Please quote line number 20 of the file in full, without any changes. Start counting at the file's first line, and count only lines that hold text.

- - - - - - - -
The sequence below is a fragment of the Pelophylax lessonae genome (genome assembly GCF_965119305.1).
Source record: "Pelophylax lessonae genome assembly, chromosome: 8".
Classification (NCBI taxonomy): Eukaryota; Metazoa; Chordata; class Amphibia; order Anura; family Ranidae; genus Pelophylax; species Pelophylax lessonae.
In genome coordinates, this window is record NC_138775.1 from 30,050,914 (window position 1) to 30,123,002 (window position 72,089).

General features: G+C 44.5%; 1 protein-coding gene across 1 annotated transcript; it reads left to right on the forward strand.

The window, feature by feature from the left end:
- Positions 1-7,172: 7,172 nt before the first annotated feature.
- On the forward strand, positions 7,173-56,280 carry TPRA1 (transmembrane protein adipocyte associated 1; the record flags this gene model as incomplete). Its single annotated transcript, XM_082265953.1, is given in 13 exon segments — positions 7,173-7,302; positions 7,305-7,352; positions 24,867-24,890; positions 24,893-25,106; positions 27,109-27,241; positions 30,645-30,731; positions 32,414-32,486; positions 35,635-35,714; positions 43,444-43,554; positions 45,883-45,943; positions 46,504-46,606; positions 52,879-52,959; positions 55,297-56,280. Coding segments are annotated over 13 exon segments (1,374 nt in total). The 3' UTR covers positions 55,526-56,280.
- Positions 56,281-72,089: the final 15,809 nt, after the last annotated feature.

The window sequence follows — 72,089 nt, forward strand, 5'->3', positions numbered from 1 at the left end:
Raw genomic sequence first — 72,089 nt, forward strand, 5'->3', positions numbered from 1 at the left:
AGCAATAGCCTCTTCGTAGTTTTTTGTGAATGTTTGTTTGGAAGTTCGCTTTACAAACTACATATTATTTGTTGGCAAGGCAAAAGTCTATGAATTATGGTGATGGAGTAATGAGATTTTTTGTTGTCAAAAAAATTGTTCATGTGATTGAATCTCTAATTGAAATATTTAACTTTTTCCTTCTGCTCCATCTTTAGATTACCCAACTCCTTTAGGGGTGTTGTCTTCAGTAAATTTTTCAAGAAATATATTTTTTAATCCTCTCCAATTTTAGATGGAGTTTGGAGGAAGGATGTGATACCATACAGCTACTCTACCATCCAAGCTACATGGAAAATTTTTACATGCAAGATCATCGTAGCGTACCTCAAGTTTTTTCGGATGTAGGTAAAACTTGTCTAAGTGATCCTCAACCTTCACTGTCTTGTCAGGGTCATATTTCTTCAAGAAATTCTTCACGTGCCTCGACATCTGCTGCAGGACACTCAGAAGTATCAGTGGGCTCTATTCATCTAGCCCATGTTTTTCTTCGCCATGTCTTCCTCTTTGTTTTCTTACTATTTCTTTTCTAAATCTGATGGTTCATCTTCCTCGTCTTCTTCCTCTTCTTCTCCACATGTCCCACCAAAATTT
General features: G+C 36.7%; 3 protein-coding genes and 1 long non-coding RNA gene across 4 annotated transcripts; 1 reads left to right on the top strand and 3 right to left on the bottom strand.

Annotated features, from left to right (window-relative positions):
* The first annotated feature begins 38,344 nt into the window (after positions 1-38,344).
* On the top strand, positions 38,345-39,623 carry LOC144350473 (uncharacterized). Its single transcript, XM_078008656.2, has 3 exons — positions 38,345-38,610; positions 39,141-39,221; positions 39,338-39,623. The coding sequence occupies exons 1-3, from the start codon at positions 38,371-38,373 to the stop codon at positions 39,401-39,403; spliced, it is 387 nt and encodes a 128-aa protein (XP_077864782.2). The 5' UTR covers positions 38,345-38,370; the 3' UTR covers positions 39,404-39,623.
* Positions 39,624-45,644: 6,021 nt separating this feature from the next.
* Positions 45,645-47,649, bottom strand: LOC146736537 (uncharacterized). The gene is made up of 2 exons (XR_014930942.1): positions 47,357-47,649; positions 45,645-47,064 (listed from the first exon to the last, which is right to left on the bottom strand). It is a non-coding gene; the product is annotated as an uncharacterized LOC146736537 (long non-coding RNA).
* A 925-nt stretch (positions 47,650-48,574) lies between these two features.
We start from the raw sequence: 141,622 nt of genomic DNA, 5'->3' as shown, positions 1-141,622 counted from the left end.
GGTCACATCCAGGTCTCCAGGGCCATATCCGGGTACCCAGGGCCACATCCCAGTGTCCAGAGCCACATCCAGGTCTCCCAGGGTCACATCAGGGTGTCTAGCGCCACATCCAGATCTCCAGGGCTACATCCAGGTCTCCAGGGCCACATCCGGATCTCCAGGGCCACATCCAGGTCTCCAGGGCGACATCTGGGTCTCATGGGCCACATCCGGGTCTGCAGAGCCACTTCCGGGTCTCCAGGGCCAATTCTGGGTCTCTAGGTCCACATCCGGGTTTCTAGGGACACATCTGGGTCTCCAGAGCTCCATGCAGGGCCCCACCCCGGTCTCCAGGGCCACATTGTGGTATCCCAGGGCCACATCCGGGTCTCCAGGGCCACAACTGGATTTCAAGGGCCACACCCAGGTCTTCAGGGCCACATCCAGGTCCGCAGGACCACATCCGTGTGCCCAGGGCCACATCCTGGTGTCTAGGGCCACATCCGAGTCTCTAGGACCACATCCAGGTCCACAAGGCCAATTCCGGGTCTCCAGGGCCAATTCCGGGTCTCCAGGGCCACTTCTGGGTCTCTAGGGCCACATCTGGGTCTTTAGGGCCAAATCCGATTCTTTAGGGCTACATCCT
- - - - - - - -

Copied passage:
We start from the raw sequence: 141,622 nt of genomic DNA, 5'->3' as shown, positions 1-141,622 counted from the left end.